Zuccardi Family Bodega is located in Mendoza Province, Argentina. Mendoza was the perfect place to spend the day learning about the wine industry, as it the biggest wine producing region in the country. As a bonus, we took an impromptu tour of Zuccardi’s olive oil production facilities, as well. Mendoza offers near-perfect conditions for growing grapes (and olives). With an average of 300 days of sun, the area only receives about an inch and a half of rain per year, but snowmelt from the nearby Andes provides ample water for irrigation. Zuccardi is the largest family-owned winery and vineyard in the country. Three generations are currently working within the enterprise.
Zuccardi bottles more than 30 million bottles per year and cultivates 1,000 hectares of grapes. The family grows 55 varieties and vines are planted at elevations ranging from 650 to 1,500 meters. A line of fine wines is labeled with the family name, while a line of table wines is marketed under the label Santa Julio. The harvest begins in January and runs through March. In a highly mechanized world, these grapes – enough for 30,000,000 bottles – are picked by hand. Nearly 700 fulltime employees and 400 seasonal workers are needed to keep the wine flowing. In fact, this time of year, it’s a 24/7 operation. Grapes are picked, processed by hand and through mechanical means and then fermented in stainless or concrete tanks. Wines can be aged in tanks, oak barrels or a combination thereof. The more complex wines take more time, and most oaked wines are aged for 4-24 months.
Sometimes You Need to Look Back to Move Forward
The Zuccardi family ethos is innovation, and they are constantly trying to find the next variety, blend or trend that will meet the need of their Argentine customers and growing export market. Varieties from around the world are planted to evaluate and – if successful – complement traditional offerings. Innovation extends beyond the fields and into the winemaking rooms. In the 1930s and 40s, French winemakers aged their wine in large concrete tanks. The design provided more surface area and allowed for more tannins and flavors to be pulled, making more complex wines. Now, 80 years later, the technology is making a comeback. The design is similar, but the tanks are epoxy lined. On the way to look at the olive oil enterprise we saw another method making a comeback – the kitchen garden. In addition to wine and olive oil, the family operates two restaurants. Fresh produce from a small garden is used in both restaurants. Old becomes new.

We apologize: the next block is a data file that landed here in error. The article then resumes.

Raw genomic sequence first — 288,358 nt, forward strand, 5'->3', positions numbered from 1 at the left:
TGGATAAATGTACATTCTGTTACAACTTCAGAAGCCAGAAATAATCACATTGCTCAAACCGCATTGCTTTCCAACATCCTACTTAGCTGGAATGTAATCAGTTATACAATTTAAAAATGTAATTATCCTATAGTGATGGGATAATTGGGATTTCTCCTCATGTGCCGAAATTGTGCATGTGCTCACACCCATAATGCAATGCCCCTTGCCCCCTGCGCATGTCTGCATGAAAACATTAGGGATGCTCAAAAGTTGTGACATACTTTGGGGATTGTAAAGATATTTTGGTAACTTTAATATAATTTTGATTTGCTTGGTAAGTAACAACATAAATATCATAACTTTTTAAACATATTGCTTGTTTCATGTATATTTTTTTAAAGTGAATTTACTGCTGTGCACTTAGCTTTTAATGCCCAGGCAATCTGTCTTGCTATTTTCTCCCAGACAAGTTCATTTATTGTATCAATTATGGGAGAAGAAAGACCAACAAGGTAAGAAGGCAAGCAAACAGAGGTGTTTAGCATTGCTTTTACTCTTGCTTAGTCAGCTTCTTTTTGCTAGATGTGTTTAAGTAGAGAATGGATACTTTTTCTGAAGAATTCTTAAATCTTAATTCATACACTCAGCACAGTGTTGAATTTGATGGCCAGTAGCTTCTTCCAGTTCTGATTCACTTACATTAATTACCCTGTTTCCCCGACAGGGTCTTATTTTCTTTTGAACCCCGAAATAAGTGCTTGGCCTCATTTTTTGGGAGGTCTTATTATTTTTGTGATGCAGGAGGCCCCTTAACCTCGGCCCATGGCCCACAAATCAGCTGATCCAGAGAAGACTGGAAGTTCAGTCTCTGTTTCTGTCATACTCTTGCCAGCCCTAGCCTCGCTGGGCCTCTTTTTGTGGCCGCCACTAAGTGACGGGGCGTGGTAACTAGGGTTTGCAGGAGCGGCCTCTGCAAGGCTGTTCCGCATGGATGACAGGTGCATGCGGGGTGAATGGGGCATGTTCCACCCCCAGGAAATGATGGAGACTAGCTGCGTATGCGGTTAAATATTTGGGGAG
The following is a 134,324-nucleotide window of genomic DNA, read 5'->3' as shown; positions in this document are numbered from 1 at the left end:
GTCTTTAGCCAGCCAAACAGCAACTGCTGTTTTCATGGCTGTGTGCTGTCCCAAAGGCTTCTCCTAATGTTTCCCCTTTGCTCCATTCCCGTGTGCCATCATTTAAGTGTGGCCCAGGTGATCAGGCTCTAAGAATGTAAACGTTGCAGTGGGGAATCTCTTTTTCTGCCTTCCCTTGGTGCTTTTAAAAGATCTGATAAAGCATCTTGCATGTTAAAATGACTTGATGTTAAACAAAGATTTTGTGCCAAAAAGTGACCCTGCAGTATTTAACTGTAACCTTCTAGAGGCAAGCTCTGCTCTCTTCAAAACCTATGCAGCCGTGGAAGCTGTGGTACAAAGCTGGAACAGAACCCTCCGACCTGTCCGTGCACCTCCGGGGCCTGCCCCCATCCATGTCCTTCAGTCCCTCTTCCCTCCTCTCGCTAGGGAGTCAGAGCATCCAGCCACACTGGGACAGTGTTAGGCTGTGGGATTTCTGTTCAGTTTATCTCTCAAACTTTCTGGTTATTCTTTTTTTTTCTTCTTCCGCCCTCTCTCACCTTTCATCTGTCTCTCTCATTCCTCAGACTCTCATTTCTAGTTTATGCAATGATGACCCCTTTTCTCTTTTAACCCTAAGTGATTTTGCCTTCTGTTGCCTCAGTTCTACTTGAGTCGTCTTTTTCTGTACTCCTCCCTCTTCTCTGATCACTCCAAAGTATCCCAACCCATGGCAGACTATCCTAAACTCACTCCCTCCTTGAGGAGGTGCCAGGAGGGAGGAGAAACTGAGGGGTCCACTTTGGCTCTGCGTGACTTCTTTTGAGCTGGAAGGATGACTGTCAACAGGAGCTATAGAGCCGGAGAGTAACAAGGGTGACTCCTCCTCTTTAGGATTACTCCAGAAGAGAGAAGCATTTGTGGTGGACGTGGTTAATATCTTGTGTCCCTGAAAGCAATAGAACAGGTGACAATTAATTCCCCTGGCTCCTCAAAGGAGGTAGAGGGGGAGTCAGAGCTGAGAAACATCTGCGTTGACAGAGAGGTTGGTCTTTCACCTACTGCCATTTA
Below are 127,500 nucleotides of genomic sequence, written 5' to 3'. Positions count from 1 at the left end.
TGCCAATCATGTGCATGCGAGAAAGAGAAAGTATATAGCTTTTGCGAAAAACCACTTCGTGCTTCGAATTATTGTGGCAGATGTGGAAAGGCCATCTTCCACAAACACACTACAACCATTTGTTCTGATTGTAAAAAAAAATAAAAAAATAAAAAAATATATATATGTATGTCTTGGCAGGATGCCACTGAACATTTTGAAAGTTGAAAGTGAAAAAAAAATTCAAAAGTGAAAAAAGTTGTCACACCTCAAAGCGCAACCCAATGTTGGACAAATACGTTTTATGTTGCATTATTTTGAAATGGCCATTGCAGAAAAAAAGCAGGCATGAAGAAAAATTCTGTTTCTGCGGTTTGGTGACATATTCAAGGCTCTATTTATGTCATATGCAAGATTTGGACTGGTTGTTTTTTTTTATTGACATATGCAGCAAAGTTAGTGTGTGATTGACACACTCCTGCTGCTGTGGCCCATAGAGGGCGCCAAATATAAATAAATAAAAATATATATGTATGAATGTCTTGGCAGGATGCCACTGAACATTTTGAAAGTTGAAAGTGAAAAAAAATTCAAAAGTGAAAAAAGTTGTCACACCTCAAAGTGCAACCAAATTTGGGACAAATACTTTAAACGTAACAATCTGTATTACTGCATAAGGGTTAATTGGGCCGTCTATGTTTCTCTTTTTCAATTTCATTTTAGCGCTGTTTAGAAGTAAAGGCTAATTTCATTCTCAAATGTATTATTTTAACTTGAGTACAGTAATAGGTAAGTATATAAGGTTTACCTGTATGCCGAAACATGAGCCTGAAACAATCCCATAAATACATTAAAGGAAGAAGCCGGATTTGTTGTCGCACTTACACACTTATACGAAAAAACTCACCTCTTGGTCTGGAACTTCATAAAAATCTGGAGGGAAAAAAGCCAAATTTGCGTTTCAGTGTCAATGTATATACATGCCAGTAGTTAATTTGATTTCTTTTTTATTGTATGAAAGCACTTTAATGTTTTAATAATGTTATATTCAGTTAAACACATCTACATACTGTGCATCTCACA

In 2004 the family began making olive oil. They have 400 hectares of olive trees and make several varieties of olive oil. Some trees in production are 60 years old. The olive harvest begins in April and ends in June. Interesting fact, green and black olives are the same; color just depends on how ripe the olives are when harvested. 90% of the olives are picked by hand. Once picked, they are sorted, macerated and centrifuged to collect the oil. It takes eight kilograms of olives to make one liter of oil. Unlike many wines, which get finer with age, time is the enemy of olive oil. Oils are best enjoyed the year they are produced. In ten short years the Zuccardis have become one of the largest olive oil producers in the country, producing nearly 300,000 liters last year.
It’s A Small World
Our group – eleven Americans and one Argentine tour guide – spent the day with a young Englishman learning about traditionally European processes taking place in South America. The winery uses expertise from California, equipment from France, and grape varieties from Spain and Italy. New barrels arrive from France and from Tennessee. Their wines are exported to more than 40 countries. It really is a small world, and in-person visits like this reinforce the fact that the world is one economy. We face many of the same challenges and opportunities as our friends in Argentina. For example, much the same as California, land prices and water rights are becoming a challenge in Mendoza. There is much to learn from each other and ample opportunity to play to our respective competitive strengths. So, go on, get out and see the world…and stop to enjoy some wine and olive oil along the way!